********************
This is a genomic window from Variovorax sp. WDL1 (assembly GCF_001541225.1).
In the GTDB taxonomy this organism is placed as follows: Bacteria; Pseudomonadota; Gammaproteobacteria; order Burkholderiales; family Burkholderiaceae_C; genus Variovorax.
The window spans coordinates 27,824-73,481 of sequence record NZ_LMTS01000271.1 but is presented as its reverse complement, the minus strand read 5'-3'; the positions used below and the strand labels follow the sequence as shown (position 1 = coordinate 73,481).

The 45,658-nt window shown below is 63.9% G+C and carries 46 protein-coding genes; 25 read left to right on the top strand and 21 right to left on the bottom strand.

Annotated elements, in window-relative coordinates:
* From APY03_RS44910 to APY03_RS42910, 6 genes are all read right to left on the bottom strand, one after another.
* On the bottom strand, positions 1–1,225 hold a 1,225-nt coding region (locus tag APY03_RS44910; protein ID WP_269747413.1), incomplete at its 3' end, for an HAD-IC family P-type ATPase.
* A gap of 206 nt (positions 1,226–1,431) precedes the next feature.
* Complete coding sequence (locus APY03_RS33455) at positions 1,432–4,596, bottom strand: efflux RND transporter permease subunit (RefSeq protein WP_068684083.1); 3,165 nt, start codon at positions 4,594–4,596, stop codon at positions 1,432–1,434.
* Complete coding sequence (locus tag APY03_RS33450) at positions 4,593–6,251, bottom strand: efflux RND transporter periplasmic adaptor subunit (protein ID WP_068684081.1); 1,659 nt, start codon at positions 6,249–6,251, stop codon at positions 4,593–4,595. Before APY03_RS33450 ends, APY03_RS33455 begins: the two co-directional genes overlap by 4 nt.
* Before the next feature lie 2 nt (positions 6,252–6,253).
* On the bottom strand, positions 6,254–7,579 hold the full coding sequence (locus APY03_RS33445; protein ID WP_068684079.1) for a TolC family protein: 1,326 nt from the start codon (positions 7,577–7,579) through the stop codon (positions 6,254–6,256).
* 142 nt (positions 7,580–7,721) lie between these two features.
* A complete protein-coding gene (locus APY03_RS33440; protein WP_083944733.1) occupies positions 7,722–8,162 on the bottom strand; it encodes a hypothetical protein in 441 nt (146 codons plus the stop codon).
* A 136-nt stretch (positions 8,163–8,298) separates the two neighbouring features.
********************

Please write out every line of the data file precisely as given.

This is a genomic window from Variovorax sp. WDL1 (assembly GCF_001541225.1).
In the GTDB taxonomy this organism is placed as follows: Bacteria; Pseudomonadota; Gammaproteobacteria; order Burkholderiales; family Burkholderiaceae_C; genus Variovorax.
The window spans coordinates 27,824-73,481 of sequence record NZ_LMTS01000271.1 but is presented as its reverse complement, the minus strand read 5'-3'; the positions used below and the strand labels follow the sequence as shown (position 1 = coordinate 73,481).

The 45,658-nt window shown below is 63.9% G+C and carries 46 protein-coding genes; 25 read left to right on the top strand and 21 right to left on the bottom strand.

Annotated elements, in window-relative coordinates:
* From APY03_RS44910 to APY03_RS42910, 6 genes are all read right to left on the bottom strand, one after another.
* On the bottom strand, positions 1–1,225 hold a 1,225-nt coding region (locus tag APY03_RS44910; protein ID WP_269747413.1), incomplete at its 3' end, for an HAD-IC family P-type ATPase.
* A gap of 206 nt (positions 1,226–1,431) precedes the next feature.
* Complete coding sequence (locus APY03_RS33455) at positions 1,432–4,596, bottom strand: efflux RND transporter permease subunit (RefSeq protein WP_068684083.1); 3,165 nt, start codon at positions 4,594–4,596, stop codon at positions 1,432–1,434.
* Complete coding sequence (locus tag APY03_RS33450) at positions 4,593–6,251, bottom strand: efflux RND transporter periplasmic adaptor subunit (protein ID WP_068684081.1); 1,659 nt, start codon at positions 6,249–6,251, stop codon at positions 4,593–4,595. Before APY03_RS33450 ends, APY03_RS33455 begins: the two co-directional genes overlap by 4 nt.
* Before the next feature lie 2 nt (positions 6,252–6,253).
* On the bottom strand, positions 6,254–7,579 hold the full coding sequence (locus APY03_RS33445; protein ID WP_068684079.1) for a TolC family protein: 1,326 nt from the start codon (positions 7,577–7,579) through the stop codon (positions 6,254–6,256).
* 142 nt (positions 7,580–7,721) lie between these two features.
* A complete protein-coding gene (locus APY03_RS33440; protein WP_083944733.1) occupies positions 7,722–8,162 on the bottom strand; it encodes a hypothetical protein in 441 nt (146 codons plus the stop codon).
* A 136-nt stretch (positions 8,163–8,298) separates the two neighbouring features.